In his mid-teens, Roan set his sights on getting an apprenticeship with the Australian Army and he was thrilled when a year later he succeeded. Entering in 1981, Roan discovered that ‘things in the army weren’t exactly as they were laid out to be’, and victimisation of junior apprentices by seniors was commonplace.
In addition to harassment, Roan experienced several assaults in which older apprentices threw cleaning liquid over him while he was in the shower and then scrubbed his body with a bristle broom until his skin bled. ‘There was no oversight whatsoever by any of the company staff’, he said. He also had his locker broken into and ransacked which resulted in him being punished by his commander.
One day Roan decided it was all too much and he went AWOL from barracks. He hid for three weeks but was eventually found and sent back. Military police questioned him about his absence at the same time as asking what he knew about drug use on army premises. Roan told them about several other apprentices selling marijuana. He also reported the treatment he’d been subjected to. Soon afterwards, he was told by a commanding officer that his position had become ‘untenable’ and that if word got out he’d ‘grassed’, it would be the end of him.
‘He basically said, “Look, you’ve only got one option and that’s to get a discharge”. So there goes my career in one massive swoop.’
Roan told the Commissioner that a few days later he was walking in barracks when he was set upon by a group of seven men. One of them was a person he’d reported as selling marijuana. He was thrown down a flight of stairs, knocked unconscious and hospitalised for a week. Leaving hospital, he reported the assault to military police who recommended he go into protective custody. As a consequence, he was ordered to live in the flat of another military police officer for the two weeks before his discharge.
‘I was in that flat for no more than 30 minutes and he violently assaulted me: blackened my eye, punched me down to the ground and brutally sodomised me, to the extent that I was in a fair bit of pain. When I came to, he was in the shower so I picked myself up and went straight out the door’.
Returning to barracks, Roan reported the assault to a senior army officer who laughed and said, ‘Good luck with that one’.
Realising there was no one from whom he could get support, Roan didn’t mention the abuse again for over 30 years. His family noticed a drastic change when he returned to them and in a letter written to the Royal Commission, Roan’s father said he ‘lost the son we knew’. He wrote that he didn’t know what happened to Roan, but believed he needed help to overcome whatever it was.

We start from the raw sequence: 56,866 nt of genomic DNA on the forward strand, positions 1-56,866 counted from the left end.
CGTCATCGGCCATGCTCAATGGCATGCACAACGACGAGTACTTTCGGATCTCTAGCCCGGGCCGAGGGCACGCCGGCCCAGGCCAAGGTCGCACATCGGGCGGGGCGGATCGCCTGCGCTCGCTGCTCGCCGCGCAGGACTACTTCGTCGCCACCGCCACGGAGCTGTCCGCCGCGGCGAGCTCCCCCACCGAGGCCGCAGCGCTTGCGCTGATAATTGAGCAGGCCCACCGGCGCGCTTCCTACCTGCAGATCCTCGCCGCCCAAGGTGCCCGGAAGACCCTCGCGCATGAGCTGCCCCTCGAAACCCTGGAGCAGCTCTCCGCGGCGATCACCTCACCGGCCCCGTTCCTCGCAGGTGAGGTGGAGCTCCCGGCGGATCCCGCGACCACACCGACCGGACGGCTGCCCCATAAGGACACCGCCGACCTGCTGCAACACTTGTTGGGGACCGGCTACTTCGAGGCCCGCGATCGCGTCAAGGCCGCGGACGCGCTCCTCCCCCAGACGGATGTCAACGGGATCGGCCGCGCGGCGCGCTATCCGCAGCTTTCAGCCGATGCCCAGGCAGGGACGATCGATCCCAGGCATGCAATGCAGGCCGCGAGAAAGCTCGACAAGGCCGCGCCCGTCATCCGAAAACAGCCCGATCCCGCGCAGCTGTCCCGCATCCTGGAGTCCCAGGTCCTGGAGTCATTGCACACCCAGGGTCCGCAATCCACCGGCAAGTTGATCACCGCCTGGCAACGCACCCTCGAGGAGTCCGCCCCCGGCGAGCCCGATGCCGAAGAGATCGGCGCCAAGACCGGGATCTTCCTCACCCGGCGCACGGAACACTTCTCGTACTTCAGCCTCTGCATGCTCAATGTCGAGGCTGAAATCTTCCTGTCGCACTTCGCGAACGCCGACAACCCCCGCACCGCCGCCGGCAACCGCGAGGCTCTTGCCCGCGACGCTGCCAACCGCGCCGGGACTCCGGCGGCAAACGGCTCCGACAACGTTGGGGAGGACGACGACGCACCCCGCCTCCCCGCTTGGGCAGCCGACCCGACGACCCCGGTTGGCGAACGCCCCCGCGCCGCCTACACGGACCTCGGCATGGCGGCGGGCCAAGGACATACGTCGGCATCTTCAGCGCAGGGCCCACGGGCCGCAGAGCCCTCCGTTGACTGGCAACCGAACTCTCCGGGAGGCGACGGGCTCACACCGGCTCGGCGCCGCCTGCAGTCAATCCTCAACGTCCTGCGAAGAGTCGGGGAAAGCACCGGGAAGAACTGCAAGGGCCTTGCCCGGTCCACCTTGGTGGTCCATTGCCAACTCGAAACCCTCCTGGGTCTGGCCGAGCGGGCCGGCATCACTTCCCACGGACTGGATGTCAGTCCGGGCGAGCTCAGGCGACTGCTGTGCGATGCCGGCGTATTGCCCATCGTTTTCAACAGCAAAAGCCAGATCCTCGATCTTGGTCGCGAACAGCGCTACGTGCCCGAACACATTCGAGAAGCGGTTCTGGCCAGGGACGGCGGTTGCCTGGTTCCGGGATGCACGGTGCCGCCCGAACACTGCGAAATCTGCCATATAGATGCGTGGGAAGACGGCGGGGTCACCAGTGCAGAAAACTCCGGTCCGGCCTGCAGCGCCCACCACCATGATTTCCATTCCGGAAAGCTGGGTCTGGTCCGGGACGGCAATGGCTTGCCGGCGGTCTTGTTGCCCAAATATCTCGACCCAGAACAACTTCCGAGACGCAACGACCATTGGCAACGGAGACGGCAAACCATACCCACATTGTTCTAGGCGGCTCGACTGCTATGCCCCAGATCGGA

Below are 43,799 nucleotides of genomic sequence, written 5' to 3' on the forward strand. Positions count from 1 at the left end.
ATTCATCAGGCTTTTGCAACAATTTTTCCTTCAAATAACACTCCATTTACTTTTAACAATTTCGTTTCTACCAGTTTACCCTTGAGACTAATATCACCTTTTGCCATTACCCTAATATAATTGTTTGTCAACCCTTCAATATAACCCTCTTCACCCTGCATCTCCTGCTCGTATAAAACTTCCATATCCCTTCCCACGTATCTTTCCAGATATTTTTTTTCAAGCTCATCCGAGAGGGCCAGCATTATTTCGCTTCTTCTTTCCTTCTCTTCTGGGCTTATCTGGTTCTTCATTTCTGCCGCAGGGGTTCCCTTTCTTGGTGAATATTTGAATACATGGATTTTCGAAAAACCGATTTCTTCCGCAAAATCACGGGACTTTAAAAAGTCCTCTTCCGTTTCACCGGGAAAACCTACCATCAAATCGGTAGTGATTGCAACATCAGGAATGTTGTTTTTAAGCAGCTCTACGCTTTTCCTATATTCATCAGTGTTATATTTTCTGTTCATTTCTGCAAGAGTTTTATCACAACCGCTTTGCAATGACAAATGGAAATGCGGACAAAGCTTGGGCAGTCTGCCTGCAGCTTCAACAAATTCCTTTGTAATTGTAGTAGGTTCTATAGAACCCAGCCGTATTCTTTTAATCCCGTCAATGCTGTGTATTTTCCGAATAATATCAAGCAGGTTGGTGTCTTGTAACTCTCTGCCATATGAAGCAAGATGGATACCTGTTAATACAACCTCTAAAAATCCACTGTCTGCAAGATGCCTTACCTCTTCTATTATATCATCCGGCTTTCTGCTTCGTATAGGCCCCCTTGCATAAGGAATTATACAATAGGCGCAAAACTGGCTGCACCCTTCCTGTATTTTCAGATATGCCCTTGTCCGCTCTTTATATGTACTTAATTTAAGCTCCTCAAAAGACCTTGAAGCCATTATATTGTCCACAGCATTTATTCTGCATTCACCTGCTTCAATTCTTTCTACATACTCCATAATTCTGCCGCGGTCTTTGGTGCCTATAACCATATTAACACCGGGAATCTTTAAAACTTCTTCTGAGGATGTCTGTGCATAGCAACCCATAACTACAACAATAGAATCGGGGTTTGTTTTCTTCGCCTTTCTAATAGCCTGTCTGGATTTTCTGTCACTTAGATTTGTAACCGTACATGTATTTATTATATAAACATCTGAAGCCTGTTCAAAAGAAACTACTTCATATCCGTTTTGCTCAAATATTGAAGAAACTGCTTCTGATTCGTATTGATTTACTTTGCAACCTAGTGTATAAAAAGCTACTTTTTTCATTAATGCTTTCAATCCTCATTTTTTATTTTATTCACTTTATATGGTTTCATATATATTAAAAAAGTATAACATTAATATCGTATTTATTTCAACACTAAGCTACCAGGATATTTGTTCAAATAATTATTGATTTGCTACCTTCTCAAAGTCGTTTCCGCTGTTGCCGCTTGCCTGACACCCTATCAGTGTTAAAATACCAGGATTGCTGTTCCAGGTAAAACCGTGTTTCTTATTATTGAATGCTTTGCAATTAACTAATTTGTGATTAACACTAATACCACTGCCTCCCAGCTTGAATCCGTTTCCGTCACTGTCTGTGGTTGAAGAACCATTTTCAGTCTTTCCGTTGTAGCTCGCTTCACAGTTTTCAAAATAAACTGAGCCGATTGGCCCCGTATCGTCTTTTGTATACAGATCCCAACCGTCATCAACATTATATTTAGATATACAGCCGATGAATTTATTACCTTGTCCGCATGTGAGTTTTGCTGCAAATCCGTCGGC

‘My son was changed forever and I lost him when he came out of the army and this has caused not just him a great deal of pain; the whole family has been affected and continues to be affected.’
Roan described the impact of the abuse as profound. He’d married but the relationship didn’t last and he’d become estranged from his children. He lived alone, avoided social contact and through three decades he’d had ‘in excess of 60, 70 jobs’, because he was unable to ‘deal with people’.
After 34 years, Roan spoke out about the abuse when the Defence Abuse Response Taskforce (DART) invited submissions into sexual abuse within the armed services. Seeing senior army staff speak about it on television made him think, ‘I have to do it’, and he gave his account of being abused.
The change in culture under the then Chief of Army was a revelation, Roan said. ‘I can’t speak too highly of that man. He has made an enormous amount of difference. What he’s done in one year, the army could not do in 34. My understanding is that the army knew that things were crook in Tobruk down there in the 60s, 70s, and 80s and they did nothing about it.’
Following acceptance of his submission, Roan’s service record was revised to record a medical discharge. At the time of speaking with the Royal Commission he was in the process of accessing services through the Department of Veterans’ Affairs. He’d been diagnosed with post-traumatic stress and possible obsessive-compulsive disorder and had started seeing a counsellor.
‘[The abuse] was something that I hid deep within myself and it tore me apart for 34 years and I’m only just starting to come to terms with it. Only just, and I can see myself going the rest of my life where this is going to be hanging over my shoulder. I can see it. I know it’s going to be there all the time because there’s no way I’m going to be able to get rid of it.’
He hoped coming to the Royal Commission would be of help to others. ‘I rationalise it this way – if me speaking out can help put systems into place to prevent it from happening again, knowing what it does to people, that would be reward enough for me. I would die happy.’